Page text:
Millions of people leave jails and prisons every year and that number is about to grow. Citing unconstitutional health conditions, a panel of federal judges on Monday told the state of California to reduce prison overcrowding by 55,000 people, about a third of the total state prison population, over the next three years.

If the ruling holds up to appeal, tens of thousands of people, overwhelmingly Black and Latino, could return to their communities. But, like Vincent, these men and women will find themselves with no real chance of getting a job, having a place to live and supporting themselves – in short, the situation that Vincent is in.

The White House has appropriately put creating and saving jobs at the center of the stimulus plan. But for people with criminal records, the prospects of inclusion in the national recovery are dismal. It’s not enough to create a job when a quick criminal background check will result in so many people losing it or not getting it at all. Those with prior convictions will be excluded from the game before the starting whistle sounds.

Communities of color experience higher rates of joblessness. This is due in part to the damning mix of the stigma of having a criminal record, the assumption that ex-prisoners can never redeem themselves, the ensuing ban on public employment for people with felony convictions and the practice of employers doing background checks.

According to Princeton sociologist Devah Pager, joblessness among former prisoners after a year is somewhere around 75 percent -- three times the level among the same population before incarceration. The trend toward never-ending punishment, even after people have served their time, infects communities of color, especially Black people, with particular venom.

So why does it matter to white people in places like Orange County, California or Flint, Michigan that three quarters of formerly incarcerated people in places like Oakland or Detroit can’t get a job a year after prison?

Because racial inequity eventually hurts us all.

Consider, for example, the subprime mortgage crisis. It could not have occurred without a whole population of people of color whose economic and political vulnerability made them easy targets for exploitative loan products, which eventually spread out to other homeowners and took down the entire mortgage industry. And that kind of inequity is growing. In January Black and Latino unemployment was 12.6 and 9.7 percent respectively, compared to 6.9 percent for whites. Black and Latino poverty is close to 3 times that of whites. To get this economy moving again, we need people working, spending and paying taxes.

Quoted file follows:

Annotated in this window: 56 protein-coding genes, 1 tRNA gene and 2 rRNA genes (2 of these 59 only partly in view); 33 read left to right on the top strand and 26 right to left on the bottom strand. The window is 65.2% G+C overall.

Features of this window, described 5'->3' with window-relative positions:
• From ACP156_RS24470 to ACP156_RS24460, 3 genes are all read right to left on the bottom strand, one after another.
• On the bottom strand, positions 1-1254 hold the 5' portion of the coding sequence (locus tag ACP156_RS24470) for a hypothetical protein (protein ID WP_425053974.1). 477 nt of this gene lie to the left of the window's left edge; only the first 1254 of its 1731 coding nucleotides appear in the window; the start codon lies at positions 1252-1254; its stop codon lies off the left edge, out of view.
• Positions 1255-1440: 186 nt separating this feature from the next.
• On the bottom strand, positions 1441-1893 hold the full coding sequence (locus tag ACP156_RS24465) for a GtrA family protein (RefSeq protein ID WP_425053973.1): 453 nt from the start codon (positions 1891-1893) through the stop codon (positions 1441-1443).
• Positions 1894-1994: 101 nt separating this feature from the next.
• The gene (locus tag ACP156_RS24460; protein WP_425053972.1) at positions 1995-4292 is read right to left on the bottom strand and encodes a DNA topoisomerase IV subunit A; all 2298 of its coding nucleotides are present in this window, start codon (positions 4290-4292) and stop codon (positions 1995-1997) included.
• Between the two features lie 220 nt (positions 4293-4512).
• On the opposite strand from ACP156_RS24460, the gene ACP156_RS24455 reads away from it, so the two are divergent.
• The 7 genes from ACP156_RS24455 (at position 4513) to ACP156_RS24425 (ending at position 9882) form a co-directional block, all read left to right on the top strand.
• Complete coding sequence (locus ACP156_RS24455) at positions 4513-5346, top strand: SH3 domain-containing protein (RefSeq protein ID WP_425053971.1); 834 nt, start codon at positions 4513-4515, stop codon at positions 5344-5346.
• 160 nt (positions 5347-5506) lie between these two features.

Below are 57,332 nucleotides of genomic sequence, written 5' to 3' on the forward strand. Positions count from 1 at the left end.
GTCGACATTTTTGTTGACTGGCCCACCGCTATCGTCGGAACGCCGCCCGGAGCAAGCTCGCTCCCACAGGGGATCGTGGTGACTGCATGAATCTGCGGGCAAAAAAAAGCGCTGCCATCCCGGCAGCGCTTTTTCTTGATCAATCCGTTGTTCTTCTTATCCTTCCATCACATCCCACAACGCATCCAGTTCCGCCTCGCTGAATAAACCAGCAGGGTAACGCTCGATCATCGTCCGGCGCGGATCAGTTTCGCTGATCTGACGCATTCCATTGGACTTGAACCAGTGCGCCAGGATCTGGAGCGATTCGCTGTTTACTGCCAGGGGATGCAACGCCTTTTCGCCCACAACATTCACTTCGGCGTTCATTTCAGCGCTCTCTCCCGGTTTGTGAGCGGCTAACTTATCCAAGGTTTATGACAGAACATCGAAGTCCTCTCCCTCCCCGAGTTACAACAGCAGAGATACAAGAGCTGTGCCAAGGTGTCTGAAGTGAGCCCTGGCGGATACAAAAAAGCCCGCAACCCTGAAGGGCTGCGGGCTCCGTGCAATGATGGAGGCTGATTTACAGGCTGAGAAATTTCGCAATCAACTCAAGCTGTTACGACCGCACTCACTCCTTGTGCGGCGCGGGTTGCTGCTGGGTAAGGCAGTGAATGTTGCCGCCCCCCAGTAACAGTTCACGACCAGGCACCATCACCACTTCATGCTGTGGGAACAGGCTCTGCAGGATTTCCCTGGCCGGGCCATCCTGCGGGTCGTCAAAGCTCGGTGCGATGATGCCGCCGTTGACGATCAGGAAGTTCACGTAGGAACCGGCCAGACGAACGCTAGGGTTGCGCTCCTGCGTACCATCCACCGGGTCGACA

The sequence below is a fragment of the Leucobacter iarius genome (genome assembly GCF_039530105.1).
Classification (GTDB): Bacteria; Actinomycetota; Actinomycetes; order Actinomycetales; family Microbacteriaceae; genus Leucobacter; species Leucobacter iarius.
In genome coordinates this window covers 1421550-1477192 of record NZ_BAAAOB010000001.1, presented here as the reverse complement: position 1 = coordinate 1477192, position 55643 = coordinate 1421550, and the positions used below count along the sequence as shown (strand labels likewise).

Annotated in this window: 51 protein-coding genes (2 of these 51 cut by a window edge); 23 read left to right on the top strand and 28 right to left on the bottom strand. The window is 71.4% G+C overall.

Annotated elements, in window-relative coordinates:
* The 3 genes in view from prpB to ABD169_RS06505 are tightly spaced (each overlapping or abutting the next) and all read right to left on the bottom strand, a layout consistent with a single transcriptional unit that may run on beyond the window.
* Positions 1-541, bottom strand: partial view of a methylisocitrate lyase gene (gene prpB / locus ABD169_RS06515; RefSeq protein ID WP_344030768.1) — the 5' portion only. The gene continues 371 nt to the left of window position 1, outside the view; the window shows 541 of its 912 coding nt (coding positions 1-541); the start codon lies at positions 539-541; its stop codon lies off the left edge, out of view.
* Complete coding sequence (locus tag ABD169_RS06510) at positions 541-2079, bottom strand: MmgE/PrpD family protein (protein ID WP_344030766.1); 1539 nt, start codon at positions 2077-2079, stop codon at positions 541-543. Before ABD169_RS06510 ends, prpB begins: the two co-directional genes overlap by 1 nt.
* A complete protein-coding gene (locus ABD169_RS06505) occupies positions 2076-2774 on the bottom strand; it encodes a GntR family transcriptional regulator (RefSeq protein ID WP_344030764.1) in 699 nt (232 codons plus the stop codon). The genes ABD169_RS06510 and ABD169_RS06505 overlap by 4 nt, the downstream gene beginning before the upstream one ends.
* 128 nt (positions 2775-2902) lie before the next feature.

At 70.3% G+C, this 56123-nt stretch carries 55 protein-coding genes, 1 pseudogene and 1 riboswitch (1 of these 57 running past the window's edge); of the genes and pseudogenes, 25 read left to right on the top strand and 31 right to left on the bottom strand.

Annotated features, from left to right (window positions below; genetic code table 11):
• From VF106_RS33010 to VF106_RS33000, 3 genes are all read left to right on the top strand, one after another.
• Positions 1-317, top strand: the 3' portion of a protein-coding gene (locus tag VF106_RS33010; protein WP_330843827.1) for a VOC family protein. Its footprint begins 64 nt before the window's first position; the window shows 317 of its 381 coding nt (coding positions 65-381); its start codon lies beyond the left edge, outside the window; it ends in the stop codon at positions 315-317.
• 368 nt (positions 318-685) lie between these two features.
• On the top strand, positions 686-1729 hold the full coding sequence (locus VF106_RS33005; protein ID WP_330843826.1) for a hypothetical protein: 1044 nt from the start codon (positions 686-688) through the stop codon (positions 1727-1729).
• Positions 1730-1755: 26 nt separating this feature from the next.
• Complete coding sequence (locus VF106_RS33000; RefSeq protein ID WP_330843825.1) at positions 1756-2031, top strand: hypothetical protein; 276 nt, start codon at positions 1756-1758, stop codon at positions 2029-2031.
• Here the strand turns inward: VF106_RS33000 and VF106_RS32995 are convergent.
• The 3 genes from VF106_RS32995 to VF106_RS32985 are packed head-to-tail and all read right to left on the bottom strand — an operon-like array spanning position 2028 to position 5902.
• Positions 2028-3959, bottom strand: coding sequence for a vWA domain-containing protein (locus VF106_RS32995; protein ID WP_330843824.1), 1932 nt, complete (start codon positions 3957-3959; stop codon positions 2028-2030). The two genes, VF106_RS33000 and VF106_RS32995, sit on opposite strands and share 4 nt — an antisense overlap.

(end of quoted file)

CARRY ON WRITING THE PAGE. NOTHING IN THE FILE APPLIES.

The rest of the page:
Fixing inequity is a prerequisite for constructing a healthy and just economy. As historians tell us, massive inequity preceded and contributed to the Great Depression. Removing concrete barriers to employment is one step in that direction. As we are implementing this stimulus plan, we should at the very least expunge the records of people with non-violent convictions, as the state of Illinois did in 2005. We should also severely limit employers’ rights to conduct criminal background checks, especially in situations like Vincent’s, whose employer routinely used them to keep the workforce temporary and insecure.

At the diner in Detroit, as the waitress dropped our check, Vincent said, “I look at myself every day that I get up and I actually wonder if it’s going to be the day that things totally fall apart.” It’s up to us to prevent that, starting with changing the rules that now sentence people to a lifetime of punishment.

Seth Wessler is a research associate at the Applied Research Center. Cross-posted from RaceWire.

If you are interested in guest posting at Viva la Feminista, please feel free to contact me!

08 February 2009

Women's Bureau of the US Dept of Labor

In 2001 the Bush Administration attempted to kill the Department of Labor's Women's Bureau. This underappreciated arm of the government mission is "To improve the status of wage-earning women, improve their working conditions, increase their efficiency, and advance their opportunities for profitable employment."

While I have to fully admit that the Women's Bureau, even under a very tight budget, has been pretty good to my place of employment during the past administration*, I have been awaiting a change in the White House with the hope that the WB would be allowed to fully do what they are meant to do. I've received word from friends that current NOW President Kim Gandy's is being thrown about for Director of the Women's Bureau!

If I'm correct, this position can't be filled until we get Hilda Solis confirmed.

After Kim's term is over at NOW (sometime in August, I believe) she would be a wonderful person to lead the WB. I've worked with Kim over the past 5 1/2 years on various NOW issues. While we haven't always agreed on methodology & implementation, we do agree on the centrality of economic justice to women's rights.